Monday, June 27, 2005

Six Feet Blunder


So, I am officially SICK OF NATE.

Whatta PRICK!

Why'd you have to be mean to the nice blue bird???

And why did you have to co-opt the Arcade Fire??


Friday, June 24, 2005

With Friends Like These ...

So I'm in the Korean deli in our neighborhood at midnight tonight and I hear someone screaming at the owner. Why don't you carry any organic fruits maybe some of us care about our health how can you sell us this genetically modified poison? And I see some crazy white woman with wild eyes wielding an orange. It seems her problem is that the orange is seedless. I point out gently that seedless oranges have been with us for generations, as a result of mutation and not of genetic engineering.

But maybe I ought to have said what I was thinking, and that was: You stupid fucking moron. You're in fucking BROOKLYN. It's MIDNIGHT. You're buying an ORANGE. Don't you have any idea of what a fucking miracle that is? In most parts of the world food is hard to come by at all, never mind at midnight. In most parts of this country food not manufactured by Frito-Lay is hard to come by at midnight. And you are fucking complaining about your ORANGE in BROOKLYN at MIDNIGHT being seedless?? You narcissistic, pseudo-educated git. And how dare you fucking scream at a man who emigrated to this country and struggled to learn a new language and works 8 bazillion hours a week so you can buy your fucking ORANGE at MIDNIGHT in BROOKLYN.

Lillet would have said that. I ought to have.

Tuesday, June 21, 2005

Well, well, well.

Why am I not surprised?

Scroll down to the e-mail exchange the "Operation Yellow Elephant" operative has with one of the Gonzaga College Republicans.

Always a joy to see "conservative students who are truly committed to principles and values."

Wednesday, June 15, 2005

The Way Things Go Here

As alienated in affection as we have become, I will always have a deep appreciation for the (small-d) democratic spirit of New York and its, well, randomness.

Last week, Lillet and I met with a caterer in a midtown boutique hotel. This is odd enough. Although Lillet works in this neighborhood, she's conscious of being in a different world whenever she's there. For us to have anything like a social engagement here — in this world populated by suits and secretaries from the suburbs and gawking tourists — isn't off-putting, but it is different; the feeling that we've gone somewhere else is palpable. We've sat in far more luxurious hotel lobbies, but on this evening I was hyper-aware of being the only man not in a suit. And I'm sure that I will never get used to the sight of Brioni-clad brokers quaffing Amstel Light.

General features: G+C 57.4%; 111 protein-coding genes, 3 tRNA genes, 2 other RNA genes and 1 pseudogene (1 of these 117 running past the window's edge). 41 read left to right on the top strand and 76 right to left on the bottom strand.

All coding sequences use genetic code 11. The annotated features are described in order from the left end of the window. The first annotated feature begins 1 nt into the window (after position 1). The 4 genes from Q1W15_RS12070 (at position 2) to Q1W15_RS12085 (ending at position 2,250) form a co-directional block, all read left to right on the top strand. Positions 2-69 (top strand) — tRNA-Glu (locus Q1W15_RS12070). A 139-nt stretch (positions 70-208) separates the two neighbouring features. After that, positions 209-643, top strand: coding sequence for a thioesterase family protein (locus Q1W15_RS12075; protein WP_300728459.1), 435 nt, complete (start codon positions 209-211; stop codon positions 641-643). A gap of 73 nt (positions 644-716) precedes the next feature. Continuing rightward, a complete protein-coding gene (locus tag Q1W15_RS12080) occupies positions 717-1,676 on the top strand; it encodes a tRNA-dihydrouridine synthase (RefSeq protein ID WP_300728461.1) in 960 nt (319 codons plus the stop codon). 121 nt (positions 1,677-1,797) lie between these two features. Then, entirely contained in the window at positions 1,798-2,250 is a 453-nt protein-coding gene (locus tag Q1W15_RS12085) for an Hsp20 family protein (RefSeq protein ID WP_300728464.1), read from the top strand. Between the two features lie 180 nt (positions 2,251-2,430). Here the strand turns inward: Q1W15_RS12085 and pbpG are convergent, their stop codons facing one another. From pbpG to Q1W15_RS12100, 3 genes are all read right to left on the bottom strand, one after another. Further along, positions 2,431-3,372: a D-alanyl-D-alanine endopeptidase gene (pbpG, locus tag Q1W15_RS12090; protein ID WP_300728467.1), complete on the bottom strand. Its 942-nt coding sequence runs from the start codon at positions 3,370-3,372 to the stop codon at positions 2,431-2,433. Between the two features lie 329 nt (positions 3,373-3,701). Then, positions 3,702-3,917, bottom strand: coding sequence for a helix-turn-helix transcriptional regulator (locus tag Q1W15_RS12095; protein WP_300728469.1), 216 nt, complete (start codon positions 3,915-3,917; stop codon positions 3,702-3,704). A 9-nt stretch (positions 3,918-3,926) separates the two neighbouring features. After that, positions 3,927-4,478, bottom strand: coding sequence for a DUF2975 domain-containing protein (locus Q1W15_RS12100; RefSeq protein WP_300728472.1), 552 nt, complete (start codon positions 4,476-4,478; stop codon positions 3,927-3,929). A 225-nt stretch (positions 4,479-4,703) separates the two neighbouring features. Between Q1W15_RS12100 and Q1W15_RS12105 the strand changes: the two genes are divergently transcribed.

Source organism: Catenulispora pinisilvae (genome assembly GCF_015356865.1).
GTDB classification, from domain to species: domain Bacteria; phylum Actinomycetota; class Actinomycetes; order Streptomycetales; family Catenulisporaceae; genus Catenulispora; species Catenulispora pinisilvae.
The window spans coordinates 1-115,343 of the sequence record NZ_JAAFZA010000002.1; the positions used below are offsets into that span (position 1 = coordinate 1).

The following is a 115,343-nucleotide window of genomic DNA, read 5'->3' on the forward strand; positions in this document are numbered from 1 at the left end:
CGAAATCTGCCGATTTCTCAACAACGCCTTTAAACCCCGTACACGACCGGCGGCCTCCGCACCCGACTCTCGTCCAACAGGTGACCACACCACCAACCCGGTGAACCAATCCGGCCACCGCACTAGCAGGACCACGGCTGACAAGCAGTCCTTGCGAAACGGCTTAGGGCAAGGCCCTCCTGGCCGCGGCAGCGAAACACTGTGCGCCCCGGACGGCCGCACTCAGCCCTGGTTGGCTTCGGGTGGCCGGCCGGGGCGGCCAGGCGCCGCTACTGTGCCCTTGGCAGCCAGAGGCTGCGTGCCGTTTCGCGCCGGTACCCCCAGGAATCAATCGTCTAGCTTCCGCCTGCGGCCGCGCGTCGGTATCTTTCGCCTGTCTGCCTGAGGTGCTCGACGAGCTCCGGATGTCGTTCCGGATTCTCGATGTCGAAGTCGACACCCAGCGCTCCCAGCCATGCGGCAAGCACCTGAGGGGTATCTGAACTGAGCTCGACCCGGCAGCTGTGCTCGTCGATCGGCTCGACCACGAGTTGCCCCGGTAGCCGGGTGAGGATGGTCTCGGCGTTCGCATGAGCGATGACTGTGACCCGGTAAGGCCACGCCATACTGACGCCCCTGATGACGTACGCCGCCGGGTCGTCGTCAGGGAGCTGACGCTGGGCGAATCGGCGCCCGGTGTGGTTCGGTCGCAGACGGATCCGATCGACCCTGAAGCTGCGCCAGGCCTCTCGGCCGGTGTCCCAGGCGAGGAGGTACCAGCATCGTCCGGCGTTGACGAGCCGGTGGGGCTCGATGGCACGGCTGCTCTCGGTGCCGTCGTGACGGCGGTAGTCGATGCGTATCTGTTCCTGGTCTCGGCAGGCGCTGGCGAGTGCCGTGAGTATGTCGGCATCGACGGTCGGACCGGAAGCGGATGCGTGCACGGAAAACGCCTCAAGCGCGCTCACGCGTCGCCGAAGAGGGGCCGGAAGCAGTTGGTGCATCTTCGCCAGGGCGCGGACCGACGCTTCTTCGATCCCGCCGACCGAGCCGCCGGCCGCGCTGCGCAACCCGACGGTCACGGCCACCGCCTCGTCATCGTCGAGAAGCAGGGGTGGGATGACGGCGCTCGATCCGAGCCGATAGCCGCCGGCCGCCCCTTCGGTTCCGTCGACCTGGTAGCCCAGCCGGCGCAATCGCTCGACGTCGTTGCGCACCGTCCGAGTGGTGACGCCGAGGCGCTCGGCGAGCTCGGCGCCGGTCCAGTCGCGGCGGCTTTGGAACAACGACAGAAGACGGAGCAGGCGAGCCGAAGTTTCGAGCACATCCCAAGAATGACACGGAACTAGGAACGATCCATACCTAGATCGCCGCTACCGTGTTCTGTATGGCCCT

So, we are listening to this very nice man who is built like an NFL running back describe to us how he obtained at auction for a little soirée in Greenwich a case of 1987 Cheval Blanc (magnums) and one of 1983 Chateau d'Yquem. Lillet explained that we are by inclination and financial constraint more likely to want to reproduce the sort of meal we had on our first date, which was a $20 bottle of cru bourgeois Bordeaux and lots of tapenade.

Suddenly, the running back jumped up.

"Mr. Barak!"



I turned and saw the caterer greeting a beefy but clearly fit man, solid, clad despite the early summer swelter in the very best that Wilson's House of Leather and Suede had to offer, a substantial man with a quiet you do not want to fuck with me air about him. I took him at first to be perhaps the owner of a string of Persian carpet galleries. But no. This was Ehud Barak, former Prime Minister of Israel. The running back had only days earlier catered a luncheon in his honor.

For one quick second I thought, Oh come on. Is this the best you can do? Ehud Barak? Had he wanted really to
impress us he'd have arranged for Anna Karina or Jacques Rivette or Eddy Merckx or David Foster Wallace to "coincidentally" wander through the lobby. Johnny and Vanessa at the very least.

But that's just the way things go here. Your chat with a caterer is interrupted by the most decorated soldier in the history of the Israeli Defense Forces.

Wednesday, June 08, 2005

Le Roi de la Colline

Has no one yet pointed out that Lance Armstrong was obviously the model for Boomhauer?

Tuesday, June 07, 2005


An article in this past Sunday's New York Times documents the growing gap between the super-rich and everyone else, including the merely-rich. This gap has not been so wide since — can you guess? — 1928.

At the article's end come the usual bland reaction quotes. Someone at the Heritage Foundation thinks that this is great, just terrific. The Times then reveals its liberal bias by allowing well-known Communist Alan Greenspan to express an opposing view. Greenspan suggests that maybe a big gap between the rich and the rest isn't the best thing for what is supposed to be a democracy.

The final quote is from Bruce R. Bartlett, who worked for Reagan and for Bush I and says more than he likely meant to.
As long as people think they have a chance of getting to the top, they just don't care how rich the rich are.
That's right: as long as they think so. There needn't be genuine opportunity. Illusion will do.

Keep buying those powerball tickets, suckers.

Monday, June 06, 2005

Neighborhood #2.1 (Swimming Pool)

In the final photo in the preceding entry — the view from the Aurora — you can see a red structure in the distance. This is the old McCarren public swimming pool, now grown over with weeds and surrounded by do not enter signs and razor wire.

The excellent Forgotten NY site has the history of the pool, including a photograph of opening day in 1936.

Thursday, June 02, 2005

Neighborhood #2 (The Dawn of Luxury)